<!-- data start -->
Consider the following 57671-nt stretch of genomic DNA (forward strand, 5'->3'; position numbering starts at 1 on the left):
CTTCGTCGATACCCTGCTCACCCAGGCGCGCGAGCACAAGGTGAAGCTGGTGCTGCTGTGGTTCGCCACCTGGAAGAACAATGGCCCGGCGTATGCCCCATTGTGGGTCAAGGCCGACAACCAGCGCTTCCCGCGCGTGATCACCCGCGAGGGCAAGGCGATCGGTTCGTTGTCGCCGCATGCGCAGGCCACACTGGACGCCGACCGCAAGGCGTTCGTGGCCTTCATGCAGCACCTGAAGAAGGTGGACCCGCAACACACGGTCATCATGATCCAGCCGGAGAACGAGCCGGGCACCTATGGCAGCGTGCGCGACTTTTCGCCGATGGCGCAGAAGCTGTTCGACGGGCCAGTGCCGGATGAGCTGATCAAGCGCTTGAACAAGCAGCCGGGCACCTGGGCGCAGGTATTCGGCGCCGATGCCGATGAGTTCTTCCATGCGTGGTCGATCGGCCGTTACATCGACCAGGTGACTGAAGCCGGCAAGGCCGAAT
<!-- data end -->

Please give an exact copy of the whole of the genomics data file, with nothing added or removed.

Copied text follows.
Consider the following 57671-nt stretch of genomic DNA (forward strand, 5'->3'; position numbering starts at 1 on the left):
CTTCGTCGATACCCTGCTCACCCAGGCGCGCGAGCACAAGGTGAAGCTGGTGCTGCTGTGGTTCGCCACCTGGAAGAACAATGGCCCGGCGTATGCCCCATTGTGGGTCAAGGCCGACAACCAGCGCTTCCCGCGCGTGATCACCCGCGAGGGCAAGGCGATCGGTTCGTTGTCGCCGCATGCGCAGGCCACACTGGACGCCGACCGCAAGGCGTTCGTGGCCTTCATGCAGCACCTGAAGAAGGTGGACCCGCAACACACGGTCATCATGATCCAGCCGGAGAACGAGCCGGGCACCTATGGCAGCGTGCGCGACTTTTCGCCGATGGCGCAGAAGCTGTTCGACGGGCCAGTGCCGGATGAGCTGATCAAGCGCTTGAACAAGCAGCCGGGCACCTGGGCGCAGGTATTCGGCGCCGATGCCGATGAGTTCTTCCATGCGTGGTCGATCGGCCGTTACATCGACCAGGTGACTGAAGCCGGCAAGGCCGAAT